- Associated Press - Tuesday, April 15, 2014

OKLAHOMA CITY (AP) - Oklahoma Highway Patrol troopers could get their first pay raise in seven years under a plan given final legislative approval Tuesday, though it remains unclear whether money will be available in the overall state budget to fund the plan.

The House unanimously approved the measure without debate and sent it to Gov. Mary Fallin. The bill, which was previously approved by the Senate, includes all 101 House members as co-sponsors.

The measure provides a mechanism for an across-the-board pay raise for troopers and is designed to “bring them to more of a reasonable average to other law enforcement officers in the state,” said the bill’s author, Rep. Scott Martin, R-Norman, chairman of the House Appropriations and Budget Committee.

The Oklahoma Highway Patrol ranks 25th among state law enforcement agencies in starting salaries, and its training academy is not producing enough troopers to offset those who retire or take higher paying jobs with other law enforcement agencies or the private sector, said Trooper Keith Barenberg, president of the Oklahoma State Troopers Association.

“I appreciate all members of the Legislature for their support and look forward to the governor signing the bill,” Barenburg said in a statement. “Doing so will be a tremendous boost to troopers and the general public.”

However, funding for a similar bill never came through last year because of shortfalls in the state budget. The budget - and all the programs it funds - will be determined during negotiations between the House and Senate, which will have to be finalized by the end of May. The governor has not publicly committed to signing the bill, though Martin says she and the Legislature are committed to funding the pay raises this year.

The measure is based on the recommendations of a study conducted last year on state employee compensation. The analysis found that Oklahoma state trooper salaries were 14 percent below the average salary of troopers in other states. Officials said at the time that low state trooper pay was making it difficult for the agency to recruit and retain the best law enforcement candidates.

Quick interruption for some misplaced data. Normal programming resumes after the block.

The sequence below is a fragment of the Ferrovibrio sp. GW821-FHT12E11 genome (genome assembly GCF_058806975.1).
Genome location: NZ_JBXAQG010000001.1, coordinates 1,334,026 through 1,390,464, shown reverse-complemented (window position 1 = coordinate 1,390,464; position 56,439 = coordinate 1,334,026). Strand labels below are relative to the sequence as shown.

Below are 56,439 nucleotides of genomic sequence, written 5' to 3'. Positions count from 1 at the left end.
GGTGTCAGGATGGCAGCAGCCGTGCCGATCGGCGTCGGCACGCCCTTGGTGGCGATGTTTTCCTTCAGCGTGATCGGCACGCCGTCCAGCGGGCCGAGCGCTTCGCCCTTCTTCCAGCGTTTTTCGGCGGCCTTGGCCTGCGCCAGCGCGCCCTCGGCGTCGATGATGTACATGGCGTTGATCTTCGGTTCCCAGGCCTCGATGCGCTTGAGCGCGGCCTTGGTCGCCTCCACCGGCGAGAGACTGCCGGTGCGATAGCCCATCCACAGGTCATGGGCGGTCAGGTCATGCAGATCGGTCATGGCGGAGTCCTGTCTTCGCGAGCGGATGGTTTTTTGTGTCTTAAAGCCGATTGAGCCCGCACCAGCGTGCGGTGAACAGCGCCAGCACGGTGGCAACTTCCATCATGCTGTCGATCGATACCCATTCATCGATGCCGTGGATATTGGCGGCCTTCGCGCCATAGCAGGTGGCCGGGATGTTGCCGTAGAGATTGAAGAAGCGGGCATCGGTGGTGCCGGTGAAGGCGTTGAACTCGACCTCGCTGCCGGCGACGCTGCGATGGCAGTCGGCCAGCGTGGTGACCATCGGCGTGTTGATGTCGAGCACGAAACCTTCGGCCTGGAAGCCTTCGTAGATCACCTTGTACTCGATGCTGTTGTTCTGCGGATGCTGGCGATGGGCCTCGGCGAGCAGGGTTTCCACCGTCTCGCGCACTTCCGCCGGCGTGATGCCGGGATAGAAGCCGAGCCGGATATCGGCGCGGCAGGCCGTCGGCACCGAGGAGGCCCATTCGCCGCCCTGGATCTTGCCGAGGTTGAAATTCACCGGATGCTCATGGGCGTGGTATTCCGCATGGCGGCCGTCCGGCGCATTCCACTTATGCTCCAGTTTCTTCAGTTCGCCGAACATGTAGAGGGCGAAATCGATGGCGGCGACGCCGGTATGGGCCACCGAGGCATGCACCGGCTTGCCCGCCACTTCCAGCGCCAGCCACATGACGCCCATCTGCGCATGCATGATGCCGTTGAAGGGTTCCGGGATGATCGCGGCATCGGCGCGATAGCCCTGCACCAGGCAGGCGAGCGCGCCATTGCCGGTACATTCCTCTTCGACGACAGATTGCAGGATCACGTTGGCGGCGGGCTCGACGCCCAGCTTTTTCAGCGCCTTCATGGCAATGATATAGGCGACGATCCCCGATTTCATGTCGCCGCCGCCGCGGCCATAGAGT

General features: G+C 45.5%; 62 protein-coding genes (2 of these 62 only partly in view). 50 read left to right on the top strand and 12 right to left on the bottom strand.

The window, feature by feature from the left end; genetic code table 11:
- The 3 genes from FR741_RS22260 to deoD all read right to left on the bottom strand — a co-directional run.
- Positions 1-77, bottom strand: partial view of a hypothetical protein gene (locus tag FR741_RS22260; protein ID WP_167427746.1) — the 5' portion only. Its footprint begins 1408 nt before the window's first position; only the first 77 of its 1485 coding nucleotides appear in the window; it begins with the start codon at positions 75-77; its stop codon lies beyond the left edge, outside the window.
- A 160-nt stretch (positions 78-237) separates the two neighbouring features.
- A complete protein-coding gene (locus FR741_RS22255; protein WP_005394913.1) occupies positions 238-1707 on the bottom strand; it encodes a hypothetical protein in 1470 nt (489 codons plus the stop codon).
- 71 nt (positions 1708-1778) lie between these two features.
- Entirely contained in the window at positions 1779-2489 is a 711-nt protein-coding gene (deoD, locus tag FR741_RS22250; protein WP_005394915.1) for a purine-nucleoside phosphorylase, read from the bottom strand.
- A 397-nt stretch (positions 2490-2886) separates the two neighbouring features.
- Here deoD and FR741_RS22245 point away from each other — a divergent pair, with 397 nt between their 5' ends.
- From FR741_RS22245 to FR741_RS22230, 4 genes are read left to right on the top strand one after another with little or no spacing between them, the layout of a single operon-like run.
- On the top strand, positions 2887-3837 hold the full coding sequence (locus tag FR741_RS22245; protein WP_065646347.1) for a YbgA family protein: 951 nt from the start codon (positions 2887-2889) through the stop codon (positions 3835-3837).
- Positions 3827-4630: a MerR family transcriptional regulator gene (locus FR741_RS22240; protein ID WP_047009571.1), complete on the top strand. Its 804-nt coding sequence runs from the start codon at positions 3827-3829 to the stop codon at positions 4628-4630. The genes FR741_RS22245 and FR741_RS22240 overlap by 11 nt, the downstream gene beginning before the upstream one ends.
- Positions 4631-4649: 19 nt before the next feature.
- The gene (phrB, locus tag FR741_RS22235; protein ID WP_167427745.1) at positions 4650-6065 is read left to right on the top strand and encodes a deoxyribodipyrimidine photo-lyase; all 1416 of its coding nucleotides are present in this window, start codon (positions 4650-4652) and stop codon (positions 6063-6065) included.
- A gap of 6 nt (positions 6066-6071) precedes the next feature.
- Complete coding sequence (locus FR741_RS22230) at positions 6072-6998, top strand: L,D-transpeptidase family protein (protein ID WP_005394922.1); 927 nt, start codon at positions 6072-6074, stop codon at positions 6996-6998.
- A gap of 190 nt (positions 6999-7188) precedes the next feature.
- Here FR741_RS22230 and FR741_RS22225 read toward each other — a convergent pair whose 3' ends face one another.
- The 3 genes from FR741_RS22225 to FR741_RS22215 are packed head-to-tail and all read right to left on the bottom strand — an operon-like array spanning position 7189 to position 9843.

The bill removes the salary schedule for the Department of Public Safety, the parent agency of the patrol, from state statutes and provides that the salaries of troopers be set in accordance with the compensation study. The salaries of Capitol Patrol officers and DPS driver’s license examiners and communications personnel also are covered.

Lawmakers have said troopers would receive across-the-board pay hikes of between 14 percent and 20 percent under the measure. Lawmakers said the bill would cost the state about $8.5 million annually when fully implemented. A starting trooper currently makes about $38,000 and salaries have not been adjusted since 2007.

Department of Public Safety Commissioner Michael Thompson said the overwhelming support the bill received demonstrates the severity of the Oklahoma Highway Patrol’s needs.

“The department has simply reached the point where we must address the compensation of our troopers in order to attract, and most importantly, retain qualified law enforcement professionals to protect the public,” Thompson said.

Martin said the measure is the first to receive final passage in the 2014 Legislature that the House, Senate and governor have committed to fund. Legislation providing for a pay raise approved by lawmakers last year got hung up when a budget agreement between the House, Senate and governor’s office did not include funding for the raises.

Martin said he hopes that separate legislation to raise the salaries of other state workers will be approved before the Legislature adjourns next month.

“The troopers certainly deserve a raise, but there are lots of state employees who deserve a raise also,” Martin said.

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Online:

Senate Bill 232: http://bit.ly/1mYyfVr

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